Anne Wallen
University Honors Program

Student earns honorable mention for prestigious Udall Scholarship

Tue, 07/22/2014

LAWRENCE — A theme of the University of Kansas strategic plan, Bold Aspirations, is Sustaining the Planet, Powering the World. The university’s commitment to environmental awareness and research is embodied by KU’s newest Udall Foundation honoree. Jenny Stern, a junior in ecology and evolutionary biology from Lawrence, received a Udall honorable mention this spring.

Each year the Udall Foundation awards around 50 scholarships of up to $5,000 and 50 honorable mentions to college students around the nation dedicated to careers involving the environment. Stern said she decided to apply after talking with Jonathon Earle, then-director of the KU Honors Program, and Anne Wallen, honors assistant director for Scholarships and Fellowships.

“When I visited with Dr. Earle he asked if I was applying for any national scholarships. I said I considered the Udall but figured I wasn’t eligible. He suggested I look at the website one more time. So I went to see Anne Wallen, and she said I had enough time to put together a strong application. I had generous professors willing to write my letters of recommendation, and from there, everything just fell into place.”

Wallen and Earle decided to surprise Stern with her honorable mention by organizing a meeting to talk about “future scholarships." While Wallen and Stern were making small talk, Earle walked in and shocked Stern with an announcement about her achievement.

“We are so pleased that Jenny was recognized by the Udall Foundation this year,” Earle said. “The Honors Program had several remarkable students apply for the Udall, which is a sign of KU’s strengths in research connected to the environment. It is wonderful to see so many students preparing for careers that will benefit the environment and even more wonderful that one of our very own was nationally recognized.”

The application process involved a summary of Stern’s research, leadership and community service experience as well as an 800-word essay on a speech, legislative act, book or public policy statement by former Arizona U.S. Rep. Morris Udall or former Arizona U.S. representative and Secretary of the Interior Stewart Udall. She met with Wallen multiple times to edit and discuss all of the materials.

Stern plans to use the Udall Foundation feedback to rework her application and apply again next year. Next time she will be able to include a new environmental experience. This summer, Stern is serving as an intern at the New England Aquarium in Boston as a Marine Science Summer Camp Intern.

Stern has demonstrated commitment to the environment in her various activities on campus. She has been an environmental opinion columnist for the University Daily Kansan, environmental chair at Douthart Scholarship Hall, a Prairie Park Nature Center volunteer, and she is conducting undergraduate research with Joy Ward on how tree physiology is affected by climate change. Stern is also one of twenty 2014 University Scholars.

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Wanna Skype? Chancellor gets creative to surprise Truman winner. See it here:
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Ashlie Koehn, a University of Kansas junior from Burns studying in Kyrgyzstan, interrupted helping her host family prepare dinner to make a Skype call on Monday evening.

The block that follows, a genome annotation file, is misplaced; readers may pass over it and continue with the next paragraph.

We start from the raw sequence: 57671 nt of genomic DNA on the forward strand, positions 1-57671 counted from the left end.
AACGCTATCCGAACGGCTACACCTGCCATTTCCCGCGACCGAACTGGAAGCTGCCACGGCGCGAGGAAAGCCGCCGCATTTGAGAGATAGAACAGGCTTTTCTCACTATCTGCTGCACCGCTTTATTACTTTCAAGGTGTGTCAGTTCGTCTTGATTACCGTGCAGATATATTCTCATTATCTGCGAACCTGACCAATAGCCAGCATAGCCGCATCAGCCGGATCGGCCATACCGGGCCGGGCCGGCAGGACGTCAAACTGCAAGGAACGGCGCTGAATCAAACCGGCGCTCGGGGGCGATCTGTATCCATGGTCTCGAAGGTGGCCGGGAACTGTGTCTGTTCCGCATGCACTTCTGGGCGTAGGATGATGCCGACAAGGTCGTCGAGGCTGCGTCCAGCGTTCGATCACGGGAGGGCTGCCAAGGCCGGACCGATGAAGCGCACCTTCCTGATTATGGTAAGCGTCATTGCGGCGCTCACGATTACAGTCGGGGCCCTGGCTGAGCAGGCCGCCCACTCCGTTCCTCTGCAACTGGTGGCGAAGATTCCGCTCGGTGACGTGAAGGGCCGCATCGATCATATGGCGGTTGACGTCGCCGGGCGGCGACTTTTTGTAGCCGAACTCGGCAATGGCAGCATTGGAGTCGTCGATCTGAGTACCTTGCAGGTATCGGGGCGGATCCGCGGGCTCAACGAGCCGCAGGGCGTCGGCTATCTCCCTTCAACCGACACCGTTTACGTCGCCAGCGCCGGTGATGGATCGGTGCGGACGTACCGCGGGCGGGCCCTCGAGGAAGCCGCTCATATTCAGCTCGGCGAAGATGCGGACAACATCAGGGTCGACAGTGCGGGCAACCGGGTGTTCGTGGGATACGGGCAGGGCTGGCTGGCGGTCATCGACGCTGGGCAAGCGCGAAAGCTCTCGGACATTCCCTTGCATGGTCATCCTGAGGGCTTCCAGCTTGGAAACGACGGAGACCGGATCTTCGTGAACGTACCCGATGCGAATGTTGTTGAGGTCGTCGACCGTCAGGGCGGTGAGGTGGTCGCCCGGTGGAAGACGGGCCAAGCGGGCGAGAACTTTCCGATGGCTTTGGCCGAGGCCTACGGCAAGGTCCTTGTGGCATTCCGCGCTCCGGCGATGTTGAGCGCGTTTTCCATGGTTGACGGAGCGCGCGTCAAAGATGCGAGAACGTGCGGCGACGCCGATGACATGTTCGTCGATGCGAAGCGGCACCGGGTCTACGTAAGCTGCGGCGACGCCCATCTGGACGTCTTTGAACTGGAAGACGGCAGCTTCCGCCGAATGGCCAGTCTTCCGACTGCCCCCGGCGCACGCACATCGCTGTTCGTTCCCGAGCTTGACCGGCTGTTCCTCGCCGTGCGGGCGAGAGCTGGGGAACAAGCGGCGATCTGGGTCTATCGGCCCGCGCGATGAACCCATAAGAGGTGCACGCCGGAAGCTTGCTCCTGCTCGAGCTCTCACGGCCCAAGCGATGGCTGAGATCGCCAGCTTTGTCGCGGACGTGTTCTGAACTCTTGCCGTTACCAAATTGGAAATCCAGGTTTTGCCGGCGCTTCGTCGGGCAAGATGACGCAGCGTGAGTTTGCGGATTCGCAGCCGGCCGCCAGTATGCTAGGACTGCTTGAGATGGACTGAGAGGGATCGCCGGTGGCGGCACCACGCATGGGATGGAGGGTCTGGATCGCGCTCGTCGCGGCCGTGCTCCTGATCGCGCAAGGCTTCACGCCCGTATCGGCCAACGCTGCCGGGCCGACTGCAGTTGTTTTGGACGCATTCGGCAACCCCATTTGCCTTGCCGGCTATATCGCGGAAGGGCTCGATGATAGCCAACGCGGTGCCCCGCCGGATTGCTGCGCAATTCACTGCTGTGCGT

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Wanna Skype? Chancellor gets creative to surprise Truman winner From KU News Service: Ashlie Koehn, a University of Kansas junior from Burns studying in Kyrgyzstan, interrupted helping her host family prepare dinner to make a Skype call on Monday evening. To her surprise, Chancellor Bernadette Gray-Little was on the other end of the call letting Koehn know she had been named a 2015 Harry S. Truman Scholar. Koehn is the 18th KU student to be named a Truman Scholar and the only 2015 recipient from the state of Kansas. Earlier this month, she was also named a 2015 Udall Scholar. And in spite of a distance of more than 10,800 kilometers and 11 time zones, Koehn’s thrill from hearing the news from the chancellor came through loud and clear. “Ashlie’s experience at KU epitomizes a quality undergraduate experience. She challenged herself in her coursework, exposed herself to different research opportunities, studied abroad in Germany, Switzerland and Kyrgyzstan, and participated in both student government and community service projects,” Gray-Little said. “This is quite a year for Ashlie. Her hard work is a wonderful reflection on her and also a great reflection on the university, and we all congratulate her.” Each new Truman Scholar receives up to $30,000 for graduate study. Scholars also receive priority admission and supplemental financial aid at some premier graduate institutions, leadership training, career and graduate school counseling, and special internship opportunities within the federal government. Koehn, a member of KU’s nationally recognized University Honors Program, is majoring in environmental studies, economics and international studies. Her goal after earning her KU degree is to pursue a master’s degree in economics at either the London School of Economics or the University of Reading, with a focus on the economics of climate change. In 2014, she received KU’s Newman Civic Engagement Award for her work establishing the Coalition against Slavery and Trafficking. Her involvement with the issue was sparked by Hannah Britton, associate professor of political science and women, gender, and sexuality studies, who hosted national conference on contemporary slavery at KU three years ago. “Ashlie and I met several times to think about what KU students could contribute to the issue of slavery and human trafficking, and the result was her founding of KU CAST,” Britton said. “After a year as president, Ashlie successfully handed the organization over to the next student leader. She demonstrated her strong leadership qualities by setting a unique goal and then pursuing it with her sense of passion, engagement and dedication. No matter the country or context, her leadership strength is evident in her coursework, her public service and her work experiences.” The University Honors Program works with a campus committee to select KU’s nominees for the Truman Scholarship and supports them during the application process. Anne Wallen, assistant director of national fellowships and scholarships, noted it was an amazing ruse to pull off the surprise. Originally, the call was set up to be between Wallen and Koehn. “I was totally not prepared to be greeted by Chancellor Gray-Little, but it was an amazing surprise for sure,” Koehn said. “As a first-generation student, it took time to learn the collegiate system, but my parents taught me to be resourceful and independent from a young age and KU and the Kansas Air National Guard have provided me with the opportunities to drive me into the future, both at graduate school and in my career. I plan to use the Truman Scholarship to pursue a career as an environmental economist helping to shape future trade agreements and leverage action on important international environmental issues, particularly concerning climate change.” Koehn also had a surprise of her own for the chancellor — the meal she was helping to prepare was not exactly typical Kansas dinner fare. On the menu with her host family in Kyrgyzstan on Monday was a traditional Kyrgyz meal called Beshbarmak, or “five fingers,” because you eat it with your hands. The dish is made of horse and sheep and was being prepared as a birthday celebration for Koehn’s host mom. Chancellor Gray-Little, as she signed off from Skype, made sure to encourage Koehn to enjoy her Beshbarmak. Koehn is the daughter of Rodney and Carolyn Koehn of Burns. She graduated from Fredric Remington High School in Moundridge. She is an active member of the Kansas Air National Guard and currently on leave while studying abroad in Bishkek, Kyrgyzstan. She is a member of the KU Global Scholars Program and a past member of the Student Senate. In addition to being named a 2015 Truman and Udall scholar, she was named a 2014 Boren Scholar and Gilman Scholar and in 2013 was named the Kansas Air National Guard Airman of the Year.